Remembering Arlie, A Glimpse Into a Remarkable Life
We’ve all heard that “good things come in small packages.” That would be the case for Remembering Arlie, a Glimpse Into a Remarkable Life, a compact biography, lovingly written by Arlington Neutzel, namesake and grandson of Arlie.
Born in a German community in East St. Louis, Illinois in 1893, Arlie was eleven years old during the 1904 St. Louis Fair, an unparalleled event of which he took full advantage. As with the Fair, Arlie tiptoed through so many historical events that I kept doing the math to remind myself that the author was indeed writing about his grandfather and not his great grandfather.
As a child who struggled in school, Arlie began to thrive after being pulled out at age twelve to help with his father’s grocery store. His work ethic, friendly nature, natural curiosity and innate intelligence eventually exposed Arlie to machinery and all things mechanical. It became a passion that he parlayed into a prosperous and happy life. A man of varied tastes, his list of friends included tradesmen and celebrities; he celebrated family, collected fine art; created intricate wrought iron works; savored good whiskey and lyric poetry, especially the 12th century Persian poem,The Rubaiyat, by Omar Khayyam.
Written in a breezy, conversational style, Remembering Arlie evokes an American way of life that no longer exists. I was reminded that machine shops use to make all necessary parts for manufacturing. A damaged piston or missing cog, even for a large locomotive, didn’t come in a box… “you created one from raw metal by means of a mechanical drawing.” I learned about pie signs — a communication device once used by hobos to impart information to their fellow vagabonds; a major thoroughfare in St. Louis, called Delmar Boulevard, got its name because two early landowners — from Maryland and Delaware — decided the best way to name their road was to combine their states’ names.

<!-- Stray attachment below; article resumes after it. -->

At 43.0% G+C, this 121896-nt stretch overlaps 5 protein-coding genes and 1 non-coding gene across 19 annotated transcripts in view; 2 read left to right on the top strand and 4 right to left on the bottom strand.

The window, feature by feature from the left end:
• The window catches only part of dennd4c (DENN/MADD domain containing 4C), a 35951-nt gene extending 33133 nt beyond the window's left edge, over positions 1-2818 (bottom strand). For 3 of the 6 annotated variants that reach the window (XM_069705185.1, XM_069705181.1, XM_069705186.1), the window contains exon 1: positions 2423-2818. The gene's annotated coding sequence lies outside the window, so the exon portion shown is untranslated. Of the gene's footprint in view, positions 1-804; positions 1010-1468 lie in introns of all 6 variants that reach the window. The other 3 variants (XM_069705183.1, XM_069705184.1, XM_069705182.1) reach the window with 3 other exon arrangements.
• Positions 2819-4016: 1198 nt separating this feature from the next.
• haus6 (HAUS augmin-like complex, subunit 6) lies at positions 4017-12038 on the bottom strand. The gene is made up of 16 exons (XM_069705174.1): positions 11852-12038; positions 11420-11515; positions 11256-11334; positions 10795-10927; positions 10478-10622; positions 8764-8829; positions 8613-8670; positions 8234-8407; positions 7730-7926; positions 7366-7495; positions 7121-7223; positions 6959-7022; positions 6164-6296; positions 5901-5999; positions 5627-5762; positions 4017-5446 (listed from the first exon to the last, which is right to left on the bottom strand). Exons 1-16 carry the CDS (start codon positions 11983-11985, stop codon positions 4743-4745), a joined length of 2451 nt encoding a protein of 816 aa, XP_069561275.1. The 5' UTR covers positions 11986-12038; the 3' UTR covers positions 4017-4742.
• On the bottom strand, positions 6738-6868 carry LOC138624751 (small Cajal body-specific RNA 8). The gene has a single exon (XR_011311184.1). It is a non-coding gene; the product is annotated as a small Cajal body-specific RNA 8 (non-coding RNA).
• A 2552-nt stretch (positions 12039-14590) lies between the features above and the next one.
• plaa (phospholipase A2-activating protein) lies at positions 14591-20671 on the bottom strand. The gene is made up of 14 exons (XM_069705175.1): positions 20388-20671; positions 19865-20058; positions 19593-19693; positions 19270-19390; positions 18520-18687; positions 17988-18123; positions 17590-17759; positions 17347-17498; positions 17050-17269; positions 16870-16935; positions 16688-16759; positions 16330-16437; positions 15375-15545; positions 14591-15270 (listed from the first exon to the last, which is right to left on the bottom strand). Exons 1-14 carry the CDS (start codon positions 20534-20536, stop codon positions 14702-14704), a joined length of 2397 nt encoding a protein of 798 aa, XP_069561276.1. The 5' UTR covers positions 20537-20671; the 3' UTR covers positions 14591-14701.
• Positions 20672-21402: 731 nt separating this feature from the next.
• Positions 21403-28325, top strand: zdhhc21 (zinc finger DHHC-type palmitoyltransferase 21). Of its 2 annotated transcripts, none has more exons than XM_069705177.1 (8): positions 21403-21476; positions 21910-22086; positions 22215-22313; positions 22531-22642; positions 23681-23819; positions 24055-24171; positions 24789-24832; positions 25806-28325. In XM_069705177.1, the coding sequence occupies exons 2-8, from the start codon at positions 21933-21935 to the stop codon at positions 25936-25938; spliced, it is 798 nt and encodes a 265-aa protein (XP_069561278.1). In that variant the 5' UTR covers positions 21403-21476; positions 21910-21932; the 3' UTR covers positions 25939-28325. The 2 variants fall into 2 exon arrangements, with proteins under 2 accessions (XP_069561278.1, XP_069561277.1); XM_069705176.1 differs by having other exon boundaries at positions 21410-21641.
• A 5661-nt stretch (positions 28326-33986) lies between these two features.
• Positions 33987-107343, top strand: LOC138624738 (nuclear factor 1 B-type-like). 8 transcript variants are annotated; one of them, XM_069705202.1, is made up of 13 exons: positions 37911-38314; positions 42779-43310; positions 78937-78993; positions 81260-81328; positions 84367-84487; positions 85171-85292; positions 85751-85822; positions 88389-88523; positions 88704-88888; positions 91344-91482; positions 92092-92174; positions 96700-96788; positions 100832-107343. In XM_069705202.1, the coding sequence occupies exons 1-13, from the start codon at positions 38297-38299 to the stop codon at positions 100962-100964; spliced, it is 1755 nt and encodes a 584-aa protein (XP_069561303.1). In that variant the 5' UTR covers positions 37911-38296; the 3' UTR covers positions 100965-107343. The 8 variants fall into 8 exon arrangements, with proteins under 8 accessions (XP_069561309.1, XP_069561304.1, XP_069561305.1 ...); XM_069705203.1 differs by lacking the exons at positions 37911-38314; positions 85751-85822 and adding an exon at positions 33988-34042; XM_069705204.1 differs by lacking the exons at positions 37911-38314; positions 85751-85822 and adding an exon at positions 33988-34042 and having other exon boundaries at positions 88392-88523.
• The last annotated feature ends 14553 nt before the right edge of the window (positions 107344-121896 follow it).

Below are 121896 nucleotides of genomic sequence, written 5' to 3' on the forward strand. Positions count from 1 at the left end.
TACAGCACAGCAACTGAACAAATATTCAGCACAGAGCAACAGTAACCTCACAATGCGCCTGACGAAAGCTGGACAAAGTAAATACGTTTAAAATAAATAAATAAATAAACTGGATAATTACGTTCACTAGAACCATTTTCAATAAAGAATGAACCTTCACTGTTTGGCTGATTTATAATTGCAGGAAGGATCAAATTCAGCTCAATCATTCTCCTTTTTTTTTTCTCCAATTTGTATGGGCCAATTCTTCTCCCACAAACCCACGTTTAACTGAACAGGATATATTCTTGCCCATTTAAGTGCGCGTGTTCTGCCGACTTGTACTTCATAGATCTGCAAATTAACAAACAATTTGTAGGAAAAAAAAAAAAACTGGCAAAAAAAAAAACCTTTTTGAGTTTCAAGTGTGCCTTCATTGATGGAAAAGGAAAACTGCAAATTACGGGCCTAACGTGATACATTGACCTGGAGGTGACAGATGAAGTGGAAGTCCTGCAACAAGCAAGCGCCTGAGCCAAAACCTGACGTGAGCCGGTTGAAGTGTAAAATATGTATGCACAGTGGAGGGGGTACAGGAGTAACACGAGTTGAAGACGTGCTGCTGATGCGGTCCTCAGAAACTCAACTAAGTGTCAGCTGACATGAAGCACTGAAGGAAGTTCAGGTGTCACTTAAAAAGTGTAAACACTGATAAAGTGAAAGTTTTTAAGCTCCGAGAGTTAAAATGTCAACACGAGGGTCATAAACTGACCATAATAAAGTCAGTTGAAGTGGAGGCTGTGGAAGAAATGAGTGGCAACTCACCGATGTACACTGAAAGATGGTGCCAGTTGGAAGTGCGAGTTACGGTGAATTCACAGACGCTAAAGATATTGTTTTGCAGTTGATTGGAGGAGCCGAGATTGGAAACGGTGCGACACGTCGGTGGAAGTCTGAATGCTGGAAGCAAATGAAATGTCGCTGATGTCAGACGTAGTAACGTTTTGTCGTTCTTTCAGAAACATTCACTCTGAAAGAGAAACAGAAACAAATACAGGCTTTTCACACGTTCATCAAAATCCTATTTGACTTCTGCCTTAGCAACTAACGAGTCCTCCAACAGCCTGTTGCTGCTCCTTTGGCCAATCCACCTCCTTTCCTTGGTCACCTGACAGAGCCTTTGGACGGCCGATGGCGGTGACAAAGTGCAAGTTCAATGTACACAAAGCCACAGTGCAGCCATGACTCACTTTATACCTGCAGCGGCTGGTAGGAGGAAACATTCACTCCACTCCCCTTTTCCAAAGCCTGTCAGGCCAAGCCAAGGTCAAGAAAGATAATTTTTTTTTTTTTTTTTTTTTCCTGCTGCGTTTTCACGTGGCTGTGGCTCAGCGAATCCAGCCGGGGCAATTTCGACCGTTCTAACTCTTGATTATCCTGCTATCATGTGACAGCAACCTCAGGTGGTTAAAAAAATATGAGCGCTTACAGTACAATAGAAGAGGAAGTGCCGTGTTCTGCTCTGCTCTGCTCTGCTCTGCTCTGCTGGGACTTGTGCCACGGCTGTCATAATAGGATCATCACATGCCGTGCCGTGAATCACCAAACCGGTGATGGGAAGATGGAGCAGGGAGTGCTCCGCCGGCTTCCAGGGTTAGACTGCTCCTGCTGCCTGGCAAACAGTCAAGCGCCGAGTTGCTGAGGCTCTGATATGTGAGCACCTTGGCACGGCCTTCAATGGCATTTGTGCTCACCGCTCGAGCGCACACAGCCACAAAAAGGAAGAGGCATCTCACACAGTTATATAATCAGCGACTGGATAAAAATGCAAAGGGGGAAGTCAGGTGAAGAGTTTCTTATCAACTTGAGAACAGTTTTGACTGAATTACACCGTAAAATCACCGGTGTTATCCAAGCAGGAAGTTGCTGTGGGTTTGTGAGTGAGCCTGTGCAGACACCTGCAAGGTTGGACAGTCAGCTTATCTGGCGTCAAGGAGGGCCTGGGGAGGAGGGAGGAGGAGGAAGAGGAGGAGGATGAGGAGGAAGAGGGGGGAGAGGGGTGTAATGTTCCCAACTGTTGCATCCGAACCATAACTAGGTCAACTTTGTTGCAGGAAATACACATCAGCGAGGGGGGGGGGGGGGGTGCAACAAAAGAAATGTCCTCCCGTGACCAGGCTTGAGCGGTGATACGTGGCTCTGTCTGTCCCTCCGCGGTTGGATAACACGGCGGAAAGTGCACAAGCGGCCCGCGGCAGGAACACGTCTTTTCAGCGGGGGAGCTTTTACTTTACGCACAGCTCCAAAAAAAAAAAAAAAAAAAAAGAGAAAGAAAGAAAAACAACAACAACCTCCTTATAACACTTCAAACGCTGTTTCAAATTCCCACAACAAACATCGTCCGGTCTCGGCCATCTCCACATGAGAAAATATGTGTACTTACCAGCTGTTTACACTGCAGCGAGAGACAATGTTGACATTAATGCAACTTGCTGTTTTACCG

A favorite little nugget in the book concerned the difficulties left-handed or “unnatural” children, like Arlie once experienced in school. That section reminded me of my childhood when such kids were often singled out for being different. The author sheds some light on this antiquated view by giving readers the meaning for the Latin words, “right” and “left.” Right is dexterous.The word for left is sinister.
Perhaps the author of this delightful book best sums it up when he says: Remembering Arlie…“will reinforce your belief in the American Dream.” Neutzel further states that this book is …” an intimate glimpse at a principled and talented “can do” individual….” I would agree.